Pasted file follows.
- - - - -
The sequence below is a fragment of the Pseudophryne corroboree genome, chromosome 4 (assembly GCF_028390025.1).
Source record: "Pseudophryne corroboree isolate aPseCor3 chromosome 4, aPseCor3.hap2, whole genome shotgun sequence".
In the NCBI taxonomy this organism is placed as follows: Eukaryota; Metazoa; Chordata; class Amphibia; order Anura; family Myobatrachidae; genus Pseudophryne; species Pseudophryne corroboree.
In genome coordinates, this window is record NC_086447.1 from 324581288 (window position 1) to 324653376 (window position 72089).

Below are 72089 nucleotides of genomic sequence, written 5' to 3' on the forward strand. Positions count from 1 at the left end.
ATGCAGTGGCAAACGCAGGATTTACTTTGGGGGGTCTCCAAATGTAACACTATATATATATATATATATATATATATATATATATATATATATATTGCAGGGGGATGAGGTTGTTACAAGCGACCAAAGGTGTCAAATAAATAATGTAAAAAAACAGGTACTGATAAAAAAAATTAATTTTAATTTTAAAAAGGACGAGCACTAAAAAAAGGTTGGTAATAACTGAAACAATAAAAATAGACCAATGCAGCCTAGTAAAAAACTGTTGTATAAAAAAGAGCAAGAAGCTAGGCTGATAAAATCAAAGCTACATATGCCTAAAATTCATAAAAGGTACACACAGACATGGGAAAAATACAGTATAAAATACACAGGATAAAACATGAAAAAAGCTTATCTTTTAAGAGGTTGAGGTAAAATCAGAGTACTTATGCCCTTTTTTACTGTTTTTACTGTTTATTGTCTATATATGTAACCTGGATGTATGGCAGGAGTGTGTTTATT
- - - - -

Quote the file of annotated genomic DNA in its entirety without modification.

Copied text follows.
The sequence below is a fragment of the Pseudophryne corroboree genome, chromosome 4 (assembly GCF_028390025.1).
Source record: "Pseudophryne corroboree isolate aPseCor3 chromosome 4, aPseCor3.hap2, whole genome shotgun sequence".
In the NCBI taxonomy this organism is placed as follows: Eukaryota; Metazoa; Chordata; class Amphibia; order Anura; family Myobatrachidae; genus Pseudophryne; species Pseudophryne corroboree.
In genome coordinates, this window is record NC_086447.1 from 324581288 (window position 1) to 324653376 (window position 72089).

Below are 72089 nucleotides of genomic sequence, written 5' to 3' on the forward strand. Positions count from 1 at the left end.
ATGCAGTGGCAAACGCAGGATTTACTTTGGGGGGTCTCCAAATGTAACACTATATATATATATATATATATATATATATATATATATATATATATTGCAGGGGGATGAGGTTGTTACAAGCGACCAAAGGTGTCAAATAAATAATGTAAAAAAACAGGTACTGATAAAAAAAATTAATTTTAATTTTAAAAAGGACGAGCACTAAAAAAAGGTTGGTAATAACTGAAACAATAAAAATAGACCAATGCAGCCTAGTAAAAAACTGTTGTATAAAAAAGAGCAAGAAGCTAGGCTGATAAAATCAAAGCTACATATGCCTAAAATTCATAAAAGGTACACACAGACATGGGAAAAATACAGTATAAAATACACAGGATAAAACATGAAAAAAGCTTATCTTTTAAGAGGTTGAGGTAAAATCAGAGTACTTATGCCCTTTTTTACTGTTTTTACTGTTTATTGTCTATATATGTAACCTGGATGTATGGCAGGAGTGTGTTTATT